Photo Courtesy of Assemblywoman Pheffer Amato’s Office
“The Sept. 11 Worker Protection Task Force will better protect and serve the men and women, and their families, who have sacrificed so much for our city,” Assemblywoman Pheffer Amato said.
By Forum Staff
Governor Andrew Cuomo on Friday, the 19th anniversary of the Sept. 11 terror attacks, signed legislation reconstituting the Sept. 11 Workers Protection Task Force.
According to Assemblywoman Stacey Pheffer Amato (D-Howard Beach), the task force was formed in 2005 to obtain data regarding adverse health effects on workers who participated in rescue, recovery and response at the World Trade Center, identify limitations of existing programs for disabilities of such workers, and make recommendations to improve access and scope of these programs.
“We will never forget Sept. 11, 2001, and that’s why our work never stops to protect those who continue to be impacted by the events of that day. The Sept. 11 Worker Protection Task Force will better protect and serve the men and women, and their families, who have sacrificed so much for our city,” Pheffer Amato said. “I want to thank Gov. Cuomo for his leadership in the fight to support all 9/11 first responders, and I want to thank Sen. Andrew Gounardes for his partnership in helping pass this bill in the State Senate.”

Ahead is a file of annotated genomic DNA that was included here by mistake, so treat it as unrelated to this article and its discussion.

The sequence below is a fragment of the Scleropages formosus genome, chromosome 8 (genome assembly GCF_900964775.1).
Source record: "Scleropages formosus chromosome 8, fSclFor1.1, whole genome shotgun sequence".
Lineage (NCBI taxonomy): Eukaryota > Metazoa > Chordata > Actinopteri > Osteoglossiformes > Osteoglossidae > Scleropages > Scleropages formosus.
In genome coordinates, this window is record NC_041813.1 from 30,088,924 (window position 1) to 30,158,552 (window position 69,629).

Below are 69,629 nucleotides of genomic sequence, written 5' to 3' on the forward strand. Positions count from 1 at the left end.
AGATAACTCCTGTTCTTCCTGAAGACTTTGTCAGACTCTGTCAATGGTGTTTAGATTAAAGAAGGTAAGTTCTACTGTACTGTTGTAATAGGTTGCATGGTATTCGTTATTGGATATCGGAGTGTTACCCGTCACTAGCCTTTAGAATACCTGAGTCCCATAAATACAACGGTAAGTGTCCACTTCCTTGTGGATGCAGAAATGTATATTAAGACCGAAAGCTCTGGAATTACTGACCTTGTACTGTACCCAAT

The assemblywoman noted that the task force has studied and issued reports regarding health impacts of exposure to toxins at Ground Zero, the limitations of existing laws and regulations for accidental disability retirement benefits and potential federal funding to assist the state with costs. The legislation extends the existence of the task force for 5 years through June 2025.
It additionally expands the required purview of the task force to include analysis of average processing times for disability claims, notices of approval rates for claims, lack of disability coverage for public employees who participated in response but were not members of a retirement system at the time; appeals processes and opportunities to synchronize benefits and identify individuals who participated in the Sept. 11 response.
“These brave men and women selflessly put their health and safety at risk to help New York recover in the aftermath of 9/11 and they deserve to be taken care of the way they took care of us,” Cuomo said. “This measure will help ensure they continue to receive the care they need and that New York is able to act to meet their evolving needs.”